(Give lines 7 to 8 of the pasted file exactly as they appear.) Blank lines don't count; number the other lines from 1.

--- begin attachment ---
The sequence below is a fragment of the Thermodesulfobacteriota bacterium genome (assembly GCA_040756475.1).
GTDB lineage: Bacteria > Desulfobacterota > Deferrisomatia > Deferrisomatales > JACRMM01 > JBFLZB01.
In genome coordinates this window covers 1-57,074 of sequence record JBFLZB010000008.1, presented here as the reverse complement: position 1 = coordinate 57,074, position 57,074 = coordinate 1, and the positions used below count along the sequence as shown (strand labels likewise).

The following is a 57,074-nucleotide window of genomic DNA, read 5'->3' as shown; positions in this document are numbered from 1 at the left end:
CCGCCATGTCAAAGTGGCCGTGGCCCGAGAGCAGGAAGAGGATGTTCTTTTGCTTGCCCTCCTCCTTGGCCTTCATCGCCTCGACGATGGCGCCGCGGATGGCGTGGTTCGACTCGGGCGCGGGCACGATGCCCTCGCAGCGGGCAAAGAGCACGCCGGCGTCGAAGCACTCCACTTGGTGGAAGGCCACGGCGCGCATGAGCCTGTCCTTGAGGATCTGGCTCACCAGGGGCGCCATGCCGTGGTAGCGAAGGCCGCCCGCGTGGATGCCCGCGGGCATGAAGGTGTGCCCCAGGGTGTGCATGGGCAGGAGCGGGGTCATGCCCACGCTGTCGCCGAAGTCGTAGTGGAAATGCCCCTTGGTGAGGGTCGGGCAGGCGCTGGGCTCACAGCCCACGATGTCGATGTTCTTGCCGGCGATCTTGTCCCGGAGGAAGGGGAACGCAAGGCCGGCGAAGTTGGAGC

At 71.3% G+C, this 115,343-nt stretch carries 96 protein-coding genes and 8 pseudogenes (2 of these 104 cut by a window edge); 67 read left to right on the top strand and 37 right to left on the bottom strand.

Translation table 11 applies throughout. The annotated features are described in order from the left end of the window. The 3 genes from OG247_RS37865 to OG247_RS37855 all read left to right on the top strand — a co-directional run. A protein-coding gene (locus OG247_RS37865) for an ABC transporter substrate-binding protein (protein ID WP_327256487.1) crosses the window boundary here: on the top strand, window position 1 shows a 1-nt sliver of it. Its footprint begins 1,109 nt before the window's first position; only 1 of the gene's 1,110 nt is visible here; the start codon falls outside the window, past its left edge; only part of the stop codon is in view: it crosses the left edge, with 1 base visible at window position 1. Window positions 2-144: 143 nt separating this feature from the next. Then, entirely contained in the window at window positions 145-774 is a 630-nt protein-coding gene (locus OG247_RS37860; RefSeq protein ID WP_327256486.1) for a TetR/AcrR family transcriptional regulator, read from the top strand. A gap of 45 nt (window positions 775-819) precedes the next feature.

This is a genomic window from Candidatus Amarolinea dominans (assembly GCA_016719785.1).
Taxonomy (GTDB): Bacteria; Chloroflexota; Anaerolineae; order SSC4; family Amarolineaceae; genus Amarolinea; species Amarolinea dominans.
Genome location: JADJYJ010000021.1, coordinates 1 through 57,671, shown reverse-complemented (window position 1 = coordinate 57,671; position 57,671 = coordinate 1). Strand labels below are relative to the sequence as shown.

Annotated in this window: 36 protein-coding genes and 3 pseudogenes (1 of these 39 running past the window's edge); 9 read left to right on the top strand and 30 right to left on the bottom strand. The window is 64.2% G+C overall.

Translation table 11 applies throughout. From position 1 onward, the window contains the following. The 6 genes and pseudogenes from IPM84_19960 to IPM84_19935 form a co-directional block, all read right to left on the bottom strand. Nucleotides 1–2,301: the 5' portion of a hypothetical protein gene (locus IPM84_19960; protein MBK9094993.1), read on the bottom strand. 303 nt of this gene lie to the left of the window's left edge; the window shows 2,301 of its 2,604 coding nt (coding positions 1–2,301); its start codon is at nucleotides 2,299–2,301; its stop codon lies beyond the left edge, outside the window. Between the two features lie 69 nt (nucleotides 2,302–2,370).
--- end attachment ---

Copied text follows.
Translation table 11 applies throughout. The annotated features are described in order from the left end of the window. The 3 genes from OG247_RS37865 to OG247_RS37855 all read left to right on the top strand — a co-directional run. A protein-coding gene (locus OG247_RS37865) for an ABC transporter substrate-binding protein (protein ID WP_327256487.1) crosses the window boundary here: on the top strand, window position 1 shows a 1-nt sliver of it. Its footprint begins 1,109 nt before the window's first position; only 1 of the gene's 1,110 nt is visible here; the start codon falls outside the window, past its left edge; only part of the stop codon is in view: it crosses the left edge, with 1 base visible at window position 1. Window positions 2-144: 143 nt separating this feature from the next. Then, entirely contained in the window at window positions 145-774 is a 630-nt protein-coding gene (locus OG247_RS37860; RefSeq protein ID WP_327256486.1) for a TetR/AcrR family transcriptional regulator, read from the top strand. A gap of 45 nt (window positions 775-819) precedes the next feature.

This is a genomic window from Candidatus Amarolinea dominans (assembly GCA_016719785.1).